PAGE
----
Nearly two years after papers were filed, Hollywood's latest major trademark dispute has come to a close. Kylies Minogue and Jenner were embroiled in a legal tussle over the trademark for the name "Kylie" to use for "advertising services" and "endorsement services".
Minogue, for now at least, has the upper hand after Jenner's claim was rejected by the US Patent and Trademark Office, to which she has already launched an appeal so she can use her name on fashion and beauty lines.
Jenner filed the papers in April 2014, but Minogue and her team responded in February 2016, claiming that the Australian pop star's branding could be "damaged" by Jenner.
Defining the older star as an "internationally renowned performing artist, humanitarian and breast cancer activist" and referring to Jenner as a "secondary reality television personality", the case was suspended twice last year for settlement negotiations.
In January, Minogue withdrew the opposition, which meant that Jenner's application could go forward and suggests that both Kylies may have reached a settlement, although neither party has commented on this. Either way, Jenner was unsuccessful - time will tell if she has another go at being the trademarked Kylie.
But Jenner isn't the last celebrity to try and claim ownership over a word, and nor will she be the last. The rich and famous have long held a reputation for paying to patent phrases and brands - some so ridiculous that Jenner and Minogue's tussle over their names looks almost sensible. Here are some of the most preposterous:
Donald Trump: 'You're fired!' and 'Make America Great Again'
As the President with the lowest approval ratings in modern US history, Donald Trump has big fish to fry these days. But in 2004 his concerns were of a simpler nature: he just wanted to trademark the words "You're fired!" for use in games and casino services and "You're Fired! Donald J. Trump" to put on clothing. His case was rejected, which means his "You're fired!" games will never enter the White House.
Trump did, however have better luck with his campaign slogan - which was pinched off Ronald Reagan from his 1980 campaign. Trump became the first person to claim commercial rights over "Make America Great Again" after applying for the trademark mere days after Barack Obama won the presidential election in 2012. It was approved in July 2015, and Trump has been attempting to profit off the claim's application to "political action committee services" ever since by targeting brands such as CafePress, who sold items with the slogan on.
They have since stopped, and Trump's second request, which would give him claim over items such as hats, T-shirts and bumper stickers, is still awaiting approval.
Taylor Swift: 'This sick beat', 'nice to meet you, where you been' and 'party like it's 1989'
Two days before the release of her fifth album, 1989, Swift filed papers to trademark a slew of lyrics and catchphrases for uses including "public appearances", "clothing" and "ornaments", among other things. She was successful, but perhaps less so in predicting the tidal wave of mockery inspired by the lyric: "This sick beat".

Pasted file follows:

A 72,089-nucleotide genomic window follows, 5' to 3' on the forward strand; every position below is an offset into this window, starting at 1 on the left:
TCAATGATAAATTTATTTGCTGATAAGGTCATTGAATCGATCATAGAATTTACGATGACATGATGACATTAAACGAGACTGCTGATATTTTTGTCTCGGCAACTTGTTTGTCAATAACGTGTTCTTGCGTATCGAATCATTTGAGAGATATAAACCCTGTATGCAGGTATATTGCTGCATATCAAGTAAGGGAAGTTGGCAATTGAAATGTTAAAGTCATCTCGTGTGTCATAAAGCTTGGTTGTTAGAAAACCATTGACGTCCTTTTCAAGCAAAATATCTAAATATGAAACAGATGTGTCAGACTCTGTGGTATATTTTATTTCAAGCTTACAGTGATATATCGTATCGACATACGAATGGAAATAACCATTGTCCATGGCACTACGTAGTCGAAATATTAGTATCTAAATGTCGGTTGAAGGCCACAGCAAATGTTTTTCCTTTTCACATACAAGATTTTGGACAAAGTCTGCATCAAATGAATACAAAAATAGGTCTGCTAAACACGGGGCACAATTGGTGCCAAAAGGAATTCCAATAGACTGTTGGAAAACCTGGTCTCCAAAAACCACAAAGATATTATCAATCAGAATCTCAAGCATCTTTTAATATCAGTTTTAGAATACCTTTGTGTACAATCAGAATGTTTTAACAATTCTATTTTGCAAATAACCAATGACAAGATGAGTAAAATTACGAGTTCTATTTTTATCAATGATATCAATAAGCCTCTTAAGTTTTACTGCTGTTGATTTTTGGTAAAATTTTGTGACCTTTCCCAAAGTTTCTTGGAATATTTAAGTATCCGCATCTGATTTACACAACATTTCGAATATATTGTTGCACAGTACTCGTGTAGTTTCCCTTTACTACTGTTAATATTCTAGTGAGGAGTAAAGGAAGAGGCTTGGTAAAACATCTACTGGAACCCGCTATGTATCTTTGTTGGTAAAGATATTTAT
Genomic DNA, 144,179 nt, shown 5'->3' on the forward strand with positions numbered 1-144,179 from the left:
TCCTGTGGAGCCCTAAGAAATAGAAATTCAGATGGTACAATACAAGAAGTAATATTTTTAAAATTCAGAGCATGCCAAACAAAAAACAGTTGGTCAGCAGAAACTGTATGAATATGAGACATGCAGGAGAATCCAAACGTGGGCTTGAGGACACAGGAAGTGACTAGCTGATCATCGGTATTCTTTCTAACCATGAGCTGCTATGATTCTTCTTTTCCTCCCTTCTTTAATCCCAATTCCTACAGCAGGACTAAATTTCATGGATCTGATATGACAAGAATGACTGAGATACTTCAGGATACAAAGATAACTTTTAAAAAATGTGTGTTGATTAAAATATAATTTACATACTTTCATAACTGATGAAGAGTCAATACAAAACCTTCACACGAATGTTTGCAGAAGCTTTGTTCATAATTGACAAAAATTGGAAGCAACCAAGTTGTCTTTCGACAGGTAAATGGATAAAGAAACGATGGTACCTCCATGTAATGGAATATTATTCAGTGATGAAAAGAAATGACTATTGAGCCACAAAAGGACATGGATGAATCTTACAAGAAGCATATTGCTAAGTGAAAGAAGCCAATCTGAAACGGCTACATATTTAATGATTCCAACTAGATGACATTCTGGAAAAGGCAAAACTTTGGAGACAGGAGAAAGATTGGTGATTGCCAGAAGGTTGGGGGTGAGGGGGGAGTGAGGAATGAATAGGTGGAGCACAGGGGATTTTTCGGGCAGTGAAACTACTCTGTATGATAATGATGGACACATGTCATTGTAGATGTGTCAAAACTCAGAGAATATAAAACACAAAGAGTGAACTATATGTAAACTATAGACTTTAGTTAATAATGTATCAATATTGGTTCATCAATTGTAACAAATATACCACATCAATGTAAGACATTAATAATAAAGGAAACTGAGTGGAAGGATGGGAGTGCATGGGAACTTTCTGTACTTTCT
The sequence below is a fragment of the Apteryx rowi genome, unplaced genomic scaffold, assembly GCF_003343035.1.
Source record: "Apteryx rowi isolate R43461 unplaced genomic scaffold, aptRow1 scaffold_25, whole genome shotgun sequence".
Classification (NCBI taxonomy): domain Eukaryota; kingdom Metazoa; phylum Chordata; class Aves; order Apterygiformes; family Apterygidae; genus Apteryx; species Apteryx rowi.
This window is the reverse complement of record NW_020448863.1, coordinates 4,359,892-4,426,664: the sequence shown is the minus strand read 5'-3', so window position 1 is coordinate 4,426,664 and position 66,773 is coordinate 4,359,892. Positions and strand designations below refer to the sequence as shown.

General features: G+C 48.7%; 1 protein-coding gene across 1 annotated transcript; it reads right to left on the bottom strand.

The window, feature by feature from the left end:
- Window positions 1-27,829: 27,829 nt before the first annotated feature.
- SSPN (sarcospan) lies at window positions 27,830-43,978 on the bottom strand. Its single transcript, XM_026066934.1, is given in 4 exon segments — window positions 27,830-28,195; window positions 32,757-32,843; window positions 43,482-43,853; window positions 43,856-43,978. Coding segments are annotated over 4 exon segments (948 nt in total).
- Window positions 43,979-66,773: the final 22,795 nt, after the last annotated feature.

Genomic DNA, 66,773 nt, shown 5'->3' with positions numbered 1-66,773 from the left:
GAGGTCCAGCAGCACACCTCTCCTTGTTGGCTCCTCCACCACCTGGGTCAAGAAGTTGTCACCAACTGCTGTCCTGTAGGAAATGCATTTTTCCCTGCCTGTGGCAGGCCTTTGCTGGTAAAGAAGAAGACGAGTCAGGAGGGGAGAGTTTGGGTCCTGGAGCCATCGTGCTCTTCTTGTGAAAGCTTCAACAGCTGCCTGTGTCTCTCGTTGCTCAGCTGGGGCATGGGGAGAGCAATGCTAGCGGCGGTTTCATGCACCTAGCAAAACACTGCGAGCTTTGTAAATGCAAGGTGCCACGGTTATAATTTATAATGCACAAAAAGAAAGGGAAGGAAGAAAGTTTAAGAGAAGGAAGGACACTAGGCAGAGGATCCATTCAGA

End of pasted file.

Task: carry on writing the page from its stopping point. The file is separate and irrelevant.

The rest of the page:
Jay Z and Beyoncé: 'Blue Ivy' and 'Blue Ivy Carter'
Most first-time parents spend the days after the birth of their offspring in a sleep-deprived and hormone-rich daze of confusion. Not so music's most powerful couple, who filed a trademark application for Blue Ivy, their daughter's name, days after she was born. The claim was intended to cover a variety of skincare and hair products, but was denied because it was already in use.
In February 2017, the Carters tried again, this time for Blue Ivy Carter and for the name to be used on a range from "hair care to clothing, mobile devices to video games". According to TMZ, "it looks like the application will be approved very soon". Which is just as well as, come late summer, the couple will be be welcoming twins - which means double the paperwork.
Kris Jenner: 'momager' and '#proudmomma'
If it's impressive that Kylie Jenner could file a trademark claim for her name at 17, the fact her mother is well-versed in the practice may have something to do with it. The celebrity matriarch and mother of Kim, Khloe, Kourtney and Rob Kardashian and their half-sisters Kylie and Kendall Jenner has filed papers to trademark both momager (in May 2015) and the hashtag #proudmomma (seven months later). So far, no successful claim has been granted by authorities.
Paris Hilton: 'That's hot'
Think back to the simpler times of 2007, when tiny dogs and overpriced velour tracksuits ruled the day. Simpler Life star and hotel heiress Paris Hilton, not content with having a surname that belonged to one of the world's biggest businesses (and an inheritance to match), successfully trademarked her catchphrase "that's hot". Although the US Patent and Trademark Office claim that the mark only applies to alcohol and clothing, Hilton still managed to benefit three years later when Hallmark produced a greetings card depicting the heiress as a waitress and making a quip that the food she was carrying was hot - "that's hot". Hilton successfully sued.
50 Cent: '50 Cent'
The famously bankrupt rapper made the smart career move to trademark his stage name (he was born Curtis Jackson) a year before his debut album, Get Rich or Die Tryin', was released in 2002. It was approved in 2004 and he's since registered it to cover products such as body spray. It did wind up in a lawsuit - and undisclosed damages for Jackson - when Taco Bell used his name in an advertising campaign without his consent in 2008.